After Hamas’ June 2007 takeover of Gaza, the Islamic movement allowed Fatah to continue its local activities. Fatah leaders were able to travel between the West Bank and the Gaza Strip, officials working for PA president Mahmoud Abbas continued to operate in Gaza, and Fatah’s organizational frameworks continued to function. Among the several reasons for this were Hamas’ reluctance to burn all its bridges with Fatah and the PA; the hope of renewing the dialogue with Fatah; and the fact that Mohammad Dahlan’s rivals within Fatah in the Gaza Strip cooperated with Hamas in its takeover of the area.
The assassination of five senior members of Hamas’ military wing presented Hamas with the opportunity to wipe out Fatah’s presence in the Strip. Even if the assassination was the immediate catalyst, it is safe to assume that Hamas decided on this objective long ago because all attempts at dialogue with Fatah had failed: the PA in the West Bank, under Abbas’ leadership and in cooperation with Israel, is engaged in an ongoing effort to destroy the Hamas infrastructure there, and Fatah operatives in the Strip continued to challenge Hamas, in part through firing rockets into Israel in order to demonstrate that Hamas control of the Gaza Strip is weak.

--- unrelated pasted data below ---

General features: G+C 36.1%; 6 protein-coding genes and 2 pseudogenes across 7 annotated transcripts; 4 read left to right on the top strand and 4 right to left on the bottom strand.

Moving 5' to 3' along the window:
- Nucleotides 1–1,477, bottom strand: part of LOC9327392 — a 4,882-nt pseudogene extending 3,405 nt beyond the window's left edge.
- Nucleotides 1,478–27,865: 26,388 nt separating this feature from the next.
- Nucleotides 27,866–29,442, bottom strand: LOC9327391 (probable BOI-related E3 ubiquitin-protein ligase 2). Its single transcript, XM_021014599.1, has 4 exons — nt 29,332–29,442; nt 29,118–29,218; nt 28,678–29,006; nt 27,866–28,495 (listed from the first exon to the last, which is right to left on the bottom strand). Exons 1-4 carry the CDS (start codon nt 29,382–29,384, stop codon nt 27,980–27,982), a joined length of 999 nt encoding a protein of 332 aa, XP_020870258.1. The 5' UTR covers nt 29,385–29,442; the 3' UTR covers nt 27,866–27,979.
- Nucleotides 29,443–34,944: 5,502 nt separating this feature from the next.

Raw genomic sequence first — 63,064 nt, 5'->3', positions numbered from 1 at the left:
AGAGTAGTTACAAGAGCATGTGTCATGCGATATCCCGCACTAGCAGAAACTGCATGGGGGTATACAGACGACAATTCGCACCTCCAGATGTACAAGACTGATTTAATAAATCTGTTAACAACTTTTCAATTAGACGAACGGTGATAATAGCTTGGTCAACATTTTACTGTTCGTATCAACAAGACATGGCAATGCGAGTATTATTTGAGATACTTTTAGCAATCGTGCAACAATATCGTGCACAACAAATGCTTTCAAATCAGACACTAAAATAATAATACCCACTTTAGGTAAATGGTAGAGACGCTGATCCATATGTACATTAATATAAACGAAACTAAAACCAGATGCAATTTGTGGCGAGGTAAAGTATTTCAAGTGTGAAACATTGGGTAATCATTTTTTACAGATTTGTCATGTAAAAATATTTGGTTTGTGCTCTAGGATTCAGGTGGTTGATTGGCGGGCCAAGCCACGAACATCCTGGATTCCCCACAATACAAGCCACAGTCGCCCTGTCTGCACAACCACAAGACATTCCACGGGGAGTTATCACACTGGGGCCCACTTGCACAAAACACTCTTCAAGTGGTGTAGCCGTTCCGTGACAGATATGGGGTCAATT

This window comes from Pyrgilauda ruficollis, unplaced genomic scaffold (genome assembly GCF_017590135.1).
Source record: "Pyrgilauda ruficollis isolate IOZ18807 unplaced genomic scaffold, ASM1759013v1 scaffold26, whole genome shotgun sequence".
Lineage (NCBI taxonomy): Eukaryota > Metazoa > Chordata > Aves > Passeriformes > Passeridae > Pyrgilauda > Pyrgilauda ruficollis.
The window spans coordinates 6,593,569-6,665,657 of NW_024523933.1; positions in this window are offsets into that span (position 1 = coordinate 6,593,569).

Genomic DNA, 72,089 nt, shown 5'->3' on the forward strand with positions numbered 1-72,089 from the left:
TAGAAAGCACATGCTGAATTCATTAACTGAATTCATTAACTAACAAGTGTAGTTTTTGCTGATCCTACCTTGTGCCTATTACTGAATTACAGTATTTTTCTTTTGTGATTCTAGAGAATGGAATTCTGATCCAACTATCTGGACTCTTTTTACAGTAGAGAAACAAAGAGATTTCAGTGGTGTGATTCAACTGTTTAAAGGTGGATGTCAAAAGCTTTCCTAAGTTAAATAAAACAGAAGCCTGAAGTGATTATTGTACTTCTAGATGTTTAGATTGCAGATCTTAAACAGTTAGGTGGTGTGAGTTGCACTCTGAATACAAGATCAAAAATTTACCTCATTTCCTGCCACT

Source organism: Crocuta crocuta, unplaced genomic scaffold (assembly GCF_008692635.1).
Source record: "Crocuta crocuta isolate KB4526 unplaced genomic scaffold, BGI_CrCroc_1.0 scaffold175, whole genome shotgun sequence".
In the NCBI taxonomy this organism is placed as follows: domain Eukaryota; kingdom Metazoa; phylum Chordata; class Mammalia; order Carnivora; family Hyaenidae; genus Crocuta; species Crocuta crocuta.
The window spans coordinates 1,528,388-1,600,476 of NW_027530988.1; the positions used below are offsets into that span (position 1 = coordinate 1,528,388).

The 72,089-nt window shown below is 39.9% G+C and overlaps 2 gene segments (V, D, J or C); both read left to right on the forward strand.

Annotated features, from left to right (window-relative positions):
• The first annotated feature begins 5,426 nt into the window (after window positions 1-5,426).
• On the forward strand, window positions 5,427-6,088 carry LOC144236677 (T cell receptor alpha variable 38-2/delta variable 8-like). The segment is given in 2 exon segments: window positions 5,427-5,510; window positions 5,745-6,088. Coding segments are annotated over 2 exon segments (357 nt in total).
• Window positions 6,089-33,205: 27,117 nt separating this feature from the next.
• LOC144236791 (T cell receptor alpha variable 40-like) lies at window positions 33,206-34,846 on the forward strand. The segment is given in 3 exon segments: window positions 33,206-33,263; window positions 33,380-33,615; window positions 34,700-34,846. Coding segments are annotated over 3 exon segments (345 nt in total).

Hamas has now forbidden Fatah activity in the Gaza Strip. Hundreds of Fatah members have been arrested, including the entire cadre of senior leaders there, and Hamas has taken control of all Fatah assets. The confrontation peaked with the clash between Hamas and the Hilles clan in the Seja’eya neighborhood. Ahmed Hilles, the senior figure in the clan, had served as Fatah’s director-general in Gaza and is Dahlan’s biggest rival. He headed the group of Fatah operatives who cooperated with Hamas, but this did not help him in the current confrontation. It was important to Hamas to break the clan’s military strength, the only locus of Fatah power left in the Strip.
An interesting aspect of Hamas’ actions, though it did not attract much attention, was its use of the opportunity to consolidate its power by dealing with power centers of other rivals not necessarily connected to Fatah. Hamas successfully imposed its rule over clan-based and other loci of power in Gaza. The most prominent among these were the Durmush clan in the Sabra neighborhood that used to operate under the name “Army of Islam,” which surrendered to Hamas forces, and the Ahmad Abu-Reish Brigades, a militia of the Abu-Reish clan active primarily in the southern part of the Strip and a major player in the tunnel smuggling industry. This clan suffered a heavy blow when dozens of its members were arrested and stripped of their weapons. In addition, Hamas closed down the Popular Front’s radio station in the Gaza Strip, the only opposition media left in Gaza and the only voice criticizing Hamas policies.